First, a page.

I wanted to be in NYC yesterday, on 9/11. It’s been ten years, and I can still vividly remember being outside hanging laundry on the clothesline when my sister came out and told me that an explosion or something happened in on of the Twin Towers. My mom and most of my seven sisters and I sat around the radio and listened as the events rolled out and it was determined that a plane actually crashed into the building. Once the word “terrorist” was thrown out as a possibility, we got the TV out of the attic and set it up in the living room. School work didn’t happen that day. Chores didn’t happen that day. And the things I remember most? The moment when we watched live as the second plane approached the second tower. The people who jumped out of windows–alive as we watched them plummet through the air toward the ground…and we knew what was going to happen both times. And we couldn’t stop it or look away.
Afterward, I watched as men from our town’s fire department went down to the city to help. I later listened to the stories, saw the somber faces, and I continued to wait until the day when I was legally old enough to join the fire department myself. As long as I can remember, I wanted to be a firefighter.
Here we are now, a decade later. I had planned to be in NYC for the 9/11 ceremonies until I found out that first responders were not allowed to attend. So I changed my plans to a local 9/11 services at my church…until another paramedic had to leave his shift at our ambulance company because he was volunteering for disaster relief due to all of the devastating flooding that is occurring in my part of our country. I signed up for his shift, feeling a little grouchy because I thought I would just be sitting on my butt all day doing nothing at an International racetrack near us.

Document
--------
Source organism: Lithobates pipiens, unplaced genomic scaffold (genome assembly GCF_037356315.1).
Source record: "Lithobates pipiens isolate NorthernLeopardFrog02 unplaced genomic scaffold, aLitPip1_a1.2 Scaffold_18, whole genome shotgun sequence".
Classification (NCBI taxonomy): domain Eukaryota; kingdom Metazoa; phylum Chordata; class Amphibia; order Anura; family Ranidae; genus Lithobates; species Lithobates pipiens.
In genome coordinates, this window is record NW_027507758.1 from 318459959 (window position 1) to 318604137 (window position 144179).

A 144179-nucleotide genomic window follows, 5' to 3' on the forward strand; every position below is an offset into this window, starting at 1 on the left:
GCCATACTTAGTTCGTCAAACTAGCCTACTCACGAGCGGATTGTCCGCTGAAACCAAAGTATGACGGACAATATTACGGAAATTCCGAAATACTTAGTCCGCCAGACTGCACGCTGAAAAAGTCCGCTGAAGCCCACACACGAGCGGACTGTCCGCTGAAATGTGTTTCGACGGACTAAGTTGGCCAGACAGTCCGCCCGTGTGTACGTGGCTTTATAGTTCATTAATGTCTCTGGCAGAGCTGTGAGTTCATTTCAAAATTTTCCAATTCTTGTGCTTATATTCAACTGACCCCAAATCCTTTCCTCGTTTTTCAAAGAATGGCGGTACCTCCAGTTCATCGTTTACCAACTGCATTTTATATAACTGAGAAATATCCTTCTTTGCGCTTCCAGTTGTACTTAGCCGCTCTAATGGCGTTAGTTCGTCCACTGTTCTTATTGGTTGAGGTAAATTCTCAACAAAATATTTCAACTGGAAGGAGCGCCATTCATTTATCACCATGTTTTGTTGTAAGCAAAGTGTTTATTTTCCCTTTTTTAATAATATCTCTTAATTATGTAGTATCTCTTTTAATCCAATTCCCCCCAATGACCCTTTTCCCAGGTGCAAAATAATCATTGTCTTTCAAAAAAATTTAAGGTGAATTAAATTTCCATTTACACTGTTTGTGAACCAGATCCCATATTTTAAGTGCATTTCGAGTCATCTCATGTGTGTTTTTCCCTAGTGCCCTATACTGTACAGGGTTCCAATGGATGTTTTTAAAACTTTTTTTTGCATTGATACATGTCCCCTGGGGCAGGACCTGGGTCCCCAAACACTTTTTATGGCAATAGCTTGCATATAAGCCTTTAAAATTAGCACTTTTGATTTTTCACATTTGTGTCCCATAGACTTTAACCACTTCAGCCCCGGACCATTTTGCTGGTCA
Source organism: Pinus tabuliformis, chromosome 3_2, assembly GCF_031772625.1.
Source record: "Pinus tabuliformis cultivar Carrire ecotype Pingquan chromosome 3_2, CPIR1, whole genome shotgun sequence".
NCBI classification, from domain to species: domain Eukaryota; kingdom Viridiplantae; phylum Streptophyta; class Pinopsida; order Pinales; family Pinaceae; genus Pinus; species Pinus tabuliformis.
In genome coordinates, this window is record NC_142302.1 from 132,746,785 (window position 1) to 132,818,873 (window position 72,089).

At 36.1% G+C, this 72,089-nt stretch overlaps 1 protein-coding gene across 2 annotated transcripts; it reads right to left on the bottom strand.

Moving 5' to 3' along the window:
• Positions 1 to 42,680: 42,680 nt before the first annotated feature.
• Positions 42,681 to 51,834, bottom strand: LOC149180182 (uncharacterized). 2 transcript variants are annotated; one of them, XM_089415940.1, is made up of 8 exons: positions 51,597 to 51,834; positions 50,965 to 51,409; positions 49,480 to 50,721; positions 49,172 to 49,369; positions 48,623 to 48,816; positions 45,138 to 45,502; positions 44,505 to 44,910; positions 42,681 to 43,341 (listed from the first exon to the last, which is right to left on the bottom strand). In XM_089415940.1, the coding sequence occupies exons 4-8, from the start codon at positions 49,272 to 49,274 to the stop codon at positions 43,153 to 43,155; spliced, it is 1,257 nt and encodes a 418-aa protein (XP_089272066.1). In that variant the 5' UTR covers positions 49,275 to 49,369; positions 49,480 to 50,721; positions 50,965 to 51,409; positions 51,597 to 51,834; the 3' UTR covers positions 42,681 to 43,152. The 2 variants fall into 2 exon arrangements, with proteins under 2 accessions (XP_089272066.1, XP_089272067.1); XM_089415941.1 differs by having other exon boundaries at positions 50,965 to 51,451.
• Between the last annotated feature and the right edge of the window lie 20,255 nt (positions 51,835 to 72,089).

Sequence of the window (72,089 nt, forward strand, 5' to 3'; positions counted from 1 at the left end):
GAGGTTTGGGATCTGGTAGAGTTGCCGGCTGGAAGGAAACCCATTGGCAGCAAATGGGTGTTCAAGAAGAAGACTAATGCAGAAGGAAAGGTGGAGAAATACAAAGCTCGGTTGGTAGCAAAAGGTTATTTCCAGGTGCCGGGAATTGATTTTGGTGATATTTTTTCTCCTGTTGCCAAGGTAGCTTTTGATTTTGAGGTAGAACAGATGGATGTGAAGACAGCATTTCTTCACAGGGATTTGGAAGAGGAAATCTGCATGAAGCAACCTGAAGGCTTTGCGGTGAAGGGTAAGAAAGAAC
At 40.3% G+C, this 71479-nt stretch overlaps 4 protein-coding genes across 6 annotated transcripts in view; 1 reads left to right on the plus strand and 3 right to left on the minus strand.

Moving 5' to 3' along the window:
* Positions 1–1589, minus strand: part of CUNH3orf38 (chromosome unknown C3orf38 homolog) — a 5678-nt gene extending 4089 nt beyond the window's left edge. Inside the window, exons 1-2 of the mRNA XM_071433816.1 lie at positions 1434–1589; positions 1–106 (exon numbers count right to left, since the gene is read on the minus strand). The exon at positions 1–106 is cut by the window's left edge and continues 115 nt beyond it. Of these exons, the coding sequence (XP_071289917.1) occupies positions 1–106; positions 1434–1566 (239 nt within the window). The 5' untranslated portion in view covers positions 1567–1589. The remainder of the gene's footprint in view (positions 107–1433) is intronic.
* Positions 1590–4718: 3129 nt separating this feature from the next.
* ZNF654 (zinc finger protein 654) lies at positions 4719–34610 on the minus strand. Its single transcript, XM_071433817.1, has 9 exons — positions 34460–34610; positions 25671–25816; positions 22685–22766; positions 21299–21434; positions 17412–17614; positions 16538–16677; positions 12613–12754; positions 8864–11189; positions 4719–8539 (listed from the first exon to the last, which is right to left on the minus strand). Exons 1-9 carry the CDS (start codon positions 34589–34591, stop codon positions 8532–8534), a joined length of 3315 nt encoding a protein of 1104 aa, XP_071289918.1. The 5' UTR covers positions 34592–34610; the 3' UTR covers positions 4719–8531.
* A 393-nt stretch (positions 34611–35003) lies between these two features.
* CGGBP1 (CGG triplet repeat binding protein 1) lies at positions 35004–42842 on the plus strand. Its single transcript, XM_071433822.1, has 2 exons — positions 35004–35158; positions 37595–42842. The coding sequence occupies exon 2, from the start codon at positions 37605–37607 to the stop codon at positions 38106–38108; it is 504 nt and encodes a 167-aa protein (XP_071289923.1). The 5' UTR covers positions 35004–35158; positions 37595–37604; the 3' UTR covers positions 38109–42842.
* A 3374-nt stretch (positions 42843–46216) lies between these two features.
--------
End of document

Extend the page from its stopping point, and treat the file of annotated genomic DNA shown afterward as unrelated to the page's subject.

The day before on 9/10, I had missed the funeral procession of a local soldier killed in duty in Afghanistan because I was working. Again, I would be missing something important to me that signified remembering and honoring those lost and those who stand for life and freedom. I wondered if anyone at the racetrack would hold some sort of service or do anything to commemorate the day, and I was quite relieved when I was notified that in half an hour, there would be a service for the first responders. I got up to eat my lunch so that my partner and I could attend, and had just finished when our radio went off.
Someone had crashed their car–not even during a race. It was during a non-event that no one would ever suspect anyone to get hurt in. Not only was this patient hurt, but it was severe. Waiting for a helicopter to come and fly our unconscious patient to a trauma center, I spent the next 45 minutes stabilizing him along with another paramedic, a doctor, two nurses, and three EMT’s. Instead of attending any service, we gave life back to a stranger.
While I was cleaning blood off of things, throwing out used equipment, and documenting the events, I thought to myself how disappointed I was that I hadn’t been able to attend any service or even watch one on TV throughout the day. Then I realized–what better way to honor those killed in the terrorist attacks, the standing survivors, and those who are still fighting for life and freedom by their occupations or volunteer work in the US, or their service in the military overseas? Nothing could be more honoring to them than to continue the work, to continue to serve, and to continue to be there when someone needs you.
Potent feelings were awoken that day ten years ago. People who never voiced an opinion suddenly felt compelled to set things right. Our desire to stand up and say something was stirred.
I think the 9/11 generation will be remembered as the generation that cared. Deeply.
To my brothers and sisters that have gone on before me, I will carry on. To the public, when you need us, we will be there.
And we will be here, always ready to give and protect life.
To the 343 NYC firefighters, 15 EMT’s, and 60 police officers killed that day, as well as the 2,000 first responders who were injured in the 9/11 attacks: you will never be forgotten, and your brothers and sisters will carry on.
Note: original post written on 9/12/11.